Logan Circle then: Hookers and crack. Logan Circle now: Yuppies and Whole Foods. Even a recent D.C. transplant like myself learns that quickly enough. Still, I was happy to come across Dinaw Mengestu‘s fine first novel, The Beautiful Things That Heaven Bears, which at least clarifies the point.

The novel is (roughly) set during the late ’80s and early ’90s in Logan Circle, where an Ethiopian refugee named Sepha Sephanos runs a small market at the (nonexistent) address of 1150 P St. NW. It tracks Sepha’s relationship with Judith, a white woman refurbishing a home there, and her mixed-race daughter, Sophia Naomi. A few relevant passages from the book, with images attached, are below.

Mengestu, an Ethiopian native who used to live in Logan Circle and now lives in New York, reads March 2 at the Lansburgh Olsson’s.

“The house Judith was moving into was a beautiful, tragic wreck of a building and had been for years. A four-story brick mansion, it could have played the role of haunted house in any one of a hundred movies or books….The brick was almost obnoxious in its bright shade of red….The house had been abandoned for more than a decade, occupied briefly over the years by homeless men, crack addicts, and a small band of anarchists from Portland.”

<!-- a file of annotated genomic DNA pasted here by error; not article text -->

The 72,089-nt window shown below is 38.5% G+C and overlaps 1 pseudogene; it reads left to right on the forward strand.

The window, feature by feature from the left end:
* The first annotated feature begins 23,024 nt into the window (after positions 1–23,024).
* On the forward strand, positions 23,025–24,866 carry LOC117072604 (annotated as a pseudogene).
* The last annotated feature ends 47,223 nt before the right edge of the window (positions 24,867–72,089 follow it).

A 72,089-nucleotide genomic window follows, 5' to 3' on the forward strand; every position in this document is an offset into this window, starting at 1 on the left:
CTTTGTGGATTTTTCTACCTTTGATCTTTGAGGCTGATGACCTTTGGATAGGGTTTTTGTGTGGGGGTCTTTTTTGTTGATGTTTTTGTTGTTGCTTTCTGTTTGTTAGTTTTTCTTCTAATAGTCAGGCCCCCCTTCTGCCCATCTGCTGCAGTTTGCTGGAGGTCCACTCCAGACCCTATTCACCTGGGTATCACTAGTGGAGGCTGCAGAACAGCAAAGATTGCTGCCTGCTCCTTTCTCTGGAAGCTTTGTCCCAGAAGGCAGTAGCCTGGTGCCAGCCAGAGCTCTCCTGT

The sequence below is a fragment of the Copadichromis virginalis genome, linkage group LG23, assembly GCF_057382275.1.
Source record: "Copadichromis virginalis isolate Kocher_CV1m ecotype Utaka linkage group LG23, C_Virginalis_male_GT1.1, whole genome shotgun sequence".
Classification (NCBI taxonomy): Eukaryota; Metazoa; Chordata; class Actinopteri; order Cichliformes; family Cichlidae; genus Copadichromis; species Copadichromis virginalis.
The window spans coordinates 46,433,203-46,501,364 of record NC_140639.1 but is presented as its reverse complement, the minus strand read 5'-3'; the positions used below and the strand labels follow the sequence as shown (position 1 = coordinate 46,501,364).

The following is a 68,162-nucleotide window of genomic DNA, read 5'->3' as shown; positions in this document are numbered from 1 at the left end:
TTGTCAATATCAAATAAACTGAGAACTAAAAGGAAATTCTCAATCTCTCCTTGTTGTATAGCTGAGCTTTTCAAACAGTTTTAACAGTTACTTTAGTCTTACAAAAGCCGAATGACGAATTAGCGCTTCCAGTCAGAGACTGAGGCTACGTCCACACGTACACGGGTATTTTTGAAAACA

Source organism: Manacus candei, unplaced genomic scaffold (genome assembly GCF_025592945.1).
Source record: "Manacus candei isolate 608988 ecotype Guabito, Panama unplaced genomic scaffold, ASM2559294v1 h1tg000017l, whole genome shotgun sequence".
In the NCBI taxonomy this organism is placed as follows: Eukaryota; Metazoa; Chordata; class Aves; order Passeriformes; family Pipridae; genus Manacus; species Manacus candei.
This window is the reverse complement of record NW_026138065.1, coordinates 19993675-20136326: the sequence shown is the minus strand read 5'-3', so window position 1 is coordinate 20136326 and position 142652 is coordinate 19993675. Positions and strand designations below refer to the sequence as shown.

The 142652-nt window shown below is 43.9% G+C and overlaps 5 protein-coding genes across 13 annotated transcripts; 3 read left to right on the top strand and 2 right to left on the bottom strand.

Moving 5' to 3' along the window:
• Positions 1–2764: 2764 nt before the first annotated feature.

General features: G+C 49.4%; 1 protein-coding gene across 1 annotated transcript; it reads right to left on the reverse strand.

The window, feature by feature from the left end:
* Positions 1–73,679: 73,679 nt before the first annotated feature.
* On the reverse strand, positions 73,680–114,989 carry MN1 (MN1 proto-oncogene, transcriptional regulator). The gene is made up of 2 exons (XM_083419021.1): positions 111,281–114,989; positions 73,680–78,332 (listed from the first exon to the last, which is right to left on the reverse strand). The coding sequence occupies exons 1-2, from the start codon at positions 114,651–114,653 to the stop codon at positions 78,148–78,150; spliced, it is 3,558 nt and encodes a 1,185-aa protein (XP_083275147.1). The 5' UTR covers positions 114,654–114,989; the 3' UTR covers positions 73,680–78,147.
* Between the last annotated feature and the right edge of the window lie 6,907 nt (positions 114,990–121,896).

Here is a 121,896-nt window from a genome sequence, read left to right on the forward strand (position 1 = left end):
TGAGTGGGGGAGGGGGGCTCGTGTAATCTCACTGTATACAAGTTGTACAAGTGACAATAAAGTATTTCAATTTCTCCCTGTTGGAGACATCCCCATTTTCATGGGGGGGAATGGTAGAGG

“There are hardly any women left on the circle now. They have vanished not into thin air, but into a different space or reality, as if they had all collectively taken flight and migrated to another climate. Around the circle, the question is still asked, although not as frequently: what happened to all the hos?”


“I come out from behind the counter and stand in front of my store so I can watch them enter the circle and pause in front of General Logan’s statue….They both crane their heads up so they can stare into the raised hoof of Logan’s horse, suspended in midair, waiting to land triumphantly on whoever stands in its path.”


“Just a few months ago there was a liquor store and a Chinese carryout restaurant on the corner, Yum’s Chinese and chicken. It was the first place I ate alone in D.C….I was nineteen, and had been in America for less than forty-eight hours. I remember being asked for spare change every few minutes by the same man, the red neon glare from the 7-Eleven across the street, and the roaming bands of kids who swaggered by. The food tasted like a sweet soy sauce that, whenever I’ve come across it again, instantly brings me back to that corner and night.”